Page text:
That’s because iOS 5 brings a whole host of improvements to your iPhone 4′s camera and “Photos” app. We’ve taken a look at the exciting new features the update offers.
Double-tapping the home key now brings up a camera icon on the slide bar. Hit it and you’re straight into the Camera app.
You can now use the volume-up button to take a photo. This is a lot more intuitive than hitting the on-screen icon in certain positions.
As we’ve reported, the volume-up button to take a photo also works with Apple-certified headsets, giving you a remote shutter release option.
You can now browse through your saved photos by swiping left and right, an improvement on the old arrow keys.
[EDIT: You could swipe before, but now the arrow keys have gone. Sorry for any confusion.]
Arguably overdue, there’s the ability to create albums within the Photos app, rather than lumping all your pics and videos into the Camera Roll to sync and sort out later.
You can now pinch to zoom in (as well as use the old on-screen zoom bar).
Pressing and holding your finger on the iPhone’s screen lets you “lock” the auto focus and exposure balance on a particular area of the image. Besides creative uses, this is particularly handy for portraits.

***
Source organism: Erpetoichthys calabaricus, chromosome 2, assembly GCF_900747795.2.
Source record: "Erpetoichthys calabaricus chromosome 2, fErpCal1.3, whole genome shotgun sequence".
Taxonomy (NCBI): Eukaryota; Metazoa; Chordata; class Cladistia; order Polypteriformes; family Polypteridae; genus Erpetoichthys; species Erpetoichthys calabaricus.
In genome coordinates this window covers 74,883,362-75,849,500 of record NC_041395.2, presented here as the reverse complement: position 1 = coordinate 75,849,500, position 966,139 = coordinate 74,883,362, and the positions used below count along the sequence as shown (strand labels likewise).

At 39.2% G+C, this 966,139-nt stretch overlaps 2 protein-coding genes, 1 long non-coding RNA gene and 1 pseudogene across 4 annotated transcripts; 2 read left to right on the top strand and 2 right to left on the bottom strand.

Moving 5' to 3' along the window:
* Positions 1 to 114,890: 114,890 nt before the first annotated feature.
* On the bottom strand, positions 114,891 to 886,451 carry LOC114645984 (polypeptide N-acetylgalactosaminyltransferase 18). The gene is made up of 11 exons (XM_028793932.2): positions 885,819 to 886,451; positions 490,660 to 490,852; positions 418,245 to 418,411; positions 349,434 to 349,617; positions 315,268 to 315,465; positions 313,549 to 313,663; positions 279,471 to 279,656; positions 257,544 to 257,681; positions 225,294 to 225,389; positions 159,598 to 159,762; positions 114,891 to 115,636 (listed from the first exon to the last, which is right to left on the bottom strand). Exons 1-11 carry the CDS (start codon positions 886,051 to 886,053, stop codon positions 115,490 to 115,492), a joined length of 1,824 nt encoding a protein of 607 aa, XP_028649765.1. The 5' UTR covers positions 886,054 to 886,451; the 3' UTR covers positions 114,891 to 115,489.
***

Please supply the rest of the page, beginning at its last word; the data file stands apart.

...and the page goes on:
You’ll see a new “Options” button when you’re in the Camera app. This is where you’ll find the HDR (High Dynamic Range) option as well as where to turn on the new “Grid” display.
The grid view will help with composition, whether that’s to ensure your image is level, or play by the rule-of-thirds guideline.
There’s improved switching between the Camera and Photos app. In addition to a blue icon to return to the camera, you can now swipe left to see a pic you’ve just snapped, then swipe right to return to shooting.
iOS 5 brings in-camera editing to the iPhone. The options are limited, but they are an improvement on none.
It’s a simple tool, but useful. One of the new edit options gives you the ability to rotate images in 90-degree increments.
The “Auto-Enhance” option will improve most photos by applying a kind of “auto-levels” edit to the image.
Getting rid of red-eye is now a simple tap-to-fix operation.
The crop option lets you chop down your pics before you post or share them. It also lets you rotate more subtly than the 90-degree option in the rotate tool.
In addition to freestyle crops, the Photos app offers various different ratios.
Finally, Apple has upped the sharing options in the Photos app, including the “Tweet” ability — part of iOS 5′s deeper Twitter integration.